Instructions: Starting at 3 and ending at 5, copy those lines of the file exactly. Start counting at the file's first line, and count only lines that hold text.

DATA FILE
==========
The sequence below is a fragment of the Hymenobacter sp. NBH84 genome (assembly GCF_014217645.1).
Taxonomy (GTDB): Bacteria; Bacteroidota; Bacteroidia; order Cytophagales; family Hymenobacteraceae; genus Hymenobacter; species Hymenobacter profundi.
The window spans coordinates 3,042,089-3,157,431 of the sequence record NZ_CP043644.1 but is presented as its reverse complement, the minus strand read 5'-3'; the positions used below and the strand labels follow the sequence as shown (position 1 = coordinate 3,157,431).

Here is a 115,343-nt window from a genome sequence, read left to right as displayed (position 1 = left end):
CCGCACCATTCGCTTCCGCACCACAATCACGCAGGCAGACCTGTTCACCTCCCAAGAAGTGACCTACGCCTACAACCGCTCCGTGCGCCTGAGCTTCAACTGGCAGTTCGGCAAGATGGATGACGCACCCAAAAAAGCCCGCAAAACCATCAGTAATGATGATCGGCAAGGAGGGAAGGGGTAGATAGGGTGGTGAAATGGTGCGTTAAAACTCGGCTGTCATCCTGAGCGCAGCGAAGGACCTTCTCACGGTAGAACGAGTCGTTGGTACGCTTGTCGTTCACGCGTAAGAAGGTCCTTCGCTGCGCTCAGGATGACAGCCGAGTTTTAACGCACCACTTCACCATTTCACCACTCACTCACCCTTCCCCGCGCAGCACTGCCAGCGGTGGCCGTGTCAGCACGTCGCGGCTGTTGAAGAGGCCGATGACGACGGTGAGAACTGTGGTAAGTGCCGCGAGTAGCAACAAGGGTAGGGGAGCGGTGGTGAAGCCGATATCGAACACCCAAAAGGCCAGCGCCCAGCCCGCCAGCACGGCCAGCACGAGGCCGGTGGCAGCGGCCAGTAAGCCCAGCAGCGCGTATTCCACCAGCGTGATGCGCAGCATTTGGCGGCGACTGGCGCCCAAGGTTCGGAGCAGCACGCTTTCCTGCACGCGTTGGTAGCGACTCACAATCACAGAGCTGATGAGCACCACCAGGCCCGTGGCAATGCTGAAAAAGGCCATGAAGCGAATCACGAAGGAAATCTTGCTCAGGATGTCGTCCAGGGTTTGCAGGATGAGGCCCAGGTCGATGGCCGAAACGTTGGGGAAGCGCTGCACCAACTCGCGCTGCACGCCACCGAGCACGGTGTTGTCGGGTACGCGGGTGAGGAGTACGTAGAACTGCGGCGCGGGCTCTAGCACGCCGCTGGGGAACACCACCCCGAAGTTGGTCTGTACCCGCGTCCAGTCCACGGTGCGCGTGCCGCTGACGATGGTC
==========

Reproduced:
The window spans coordinates 3,042,089-3,157,431 of the sequence record NZ_CP043644.1 but is presented as its reverse complement, the minus strand read 5'-3'; the positions used below and the strand labels follow the sequence as shown (position 1 = coordinate 3,157,431).

Here is a 115,343-nt window from a genome sequence, read left to right as displayed (position 1 = left end):
CCGCACCATTCGCTTCCGCACCACAATCACGCAGGCAGACCTGTTCACCTCCCAAGAAGTGACCTACGCCTACAACCGCTCCGTGCGCCTGAGCTTCAACTGGCAGTTCGGCAAGATGGATGACGCACCCAAAAAAGCCCGCAAAACCATCAGTAATGATGATCGGCAAGGAGGGAAGGGGTAGATAGGGTGGTGAAATGGTGCGTTAAAACTCGGCTGTCATCCTGAGCGCAGCGAAGGACCTTCTCACGGTAGAACGAGTCGTTGGTACGCTTGTCGTTCACGCGTAAGAAGGTCCTTCGCTGCGCTCAGGATGACAGCCGAGTTTTAACGCACCACTTCACCATTTCACCACTCACTCACCCTTCCCCGCGCAGCACTGCCAGCGGTGGCCGTGTCAGCACGTCGCGGCTGTTGAAGAGGCCGATGACGACGGTGAGAACTGTGGTAAGTGCCGCGAGTAGCAACAAGGGTAGGGGAGCGGTGGTGAAGCCGATATCGAACACCCAAAAGGCCAGCGCCCAGCCCGCCAGCACGGCCAGCACGAGGCCGGTGGCAGCGGCCAGTAAGCCCAGCAGCGCGTATTCCACCAGCGTGATGCGCAGCATTTGGCGGCGACTGGCGCCCAAGGTTCGGAGCAGCACGCTTTCCTGCACGCGTTGGTAGCGACTCACAATCACAGAGCTGATGAGCACCACCAGGCCCGTGGCAATGCTGAAAAAGGCCATGAAGCGAATCACGAAGGAAATCTTGCTCAGGATGTCGTCCAGGGTTTGCAGGATGAGGCCCAGGTCGATGGCCGAAACGTTGGGGAAGCGCTGCACCAACTCGCGCTGCACGCCACCGAGCACGGTGTTGTCGGGTACGCGGGTGAGGAGTACGTAGAACTGCGGCGCGGGCTCTAGCACGCCGCTGGGGAACACCACCCCGAAGTTGGTCTGTACCCGCGTCCAGTCCACGGTGCGCGTGCCGCTGACGATGGTC